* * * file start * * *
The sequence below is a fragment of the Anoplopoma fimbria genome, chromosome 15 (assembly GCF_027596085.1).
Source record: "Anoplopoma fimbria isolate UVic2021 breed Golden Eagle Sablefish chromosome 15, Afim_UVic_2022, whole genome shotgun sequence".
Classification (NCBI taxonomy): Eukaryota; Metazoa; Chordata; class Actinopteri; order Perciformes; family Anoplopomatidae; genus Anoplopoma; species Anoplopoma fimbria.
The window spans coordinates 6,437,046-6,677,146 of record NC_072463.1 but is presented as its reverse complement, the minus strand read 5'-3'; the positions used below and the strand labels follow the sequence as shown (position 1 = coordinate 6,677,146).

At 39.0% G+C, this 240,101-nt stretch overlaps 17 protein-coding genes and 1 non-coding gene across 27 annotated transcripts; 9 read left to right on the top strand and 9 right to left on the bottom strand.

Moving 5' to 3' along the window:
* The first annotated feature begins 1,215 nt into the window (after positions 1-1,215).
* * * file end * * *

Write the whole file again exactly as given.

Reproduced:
The sequence below is a fragment of the Anoplopoma fimbria genome, chromosome 15 (assembly GCF_027596085.1).
Source record: "Anoplopoma fimbria isolate UVic2021 breed Golden Eagle Sablefish chromosome 15, Afim_UVic_2022, whole genome shotgun sequence".
Classification (NCBI taxonomy): Eukaryota; Metazoa; Chordata; class Actinopteri; order Perciformes; family Anoplopomatidae; genus Anoplopoma; species Anoplopoma fimbria.
The window spans coordinates 6,437,046-6,677,146 of record NC_072463.1 but is presented as its reverse complement, the minus strand read 5'-3'; the positions used below and the strand labels follow the sequence as shown (position 1 = coordinate 6,677,146).

At 39.0% G+C, this 240,101-nt stretch overlaps 17 protein-coding genes and 1 non-coding gene across 27 annotated transcripts; 9 read left to right on the top strand and 9 right to left on the bottom strand.

Moving 5' to 3' along the window:
* The first annotated feature begins 1,215 nt into the window (after positions 1-1,215).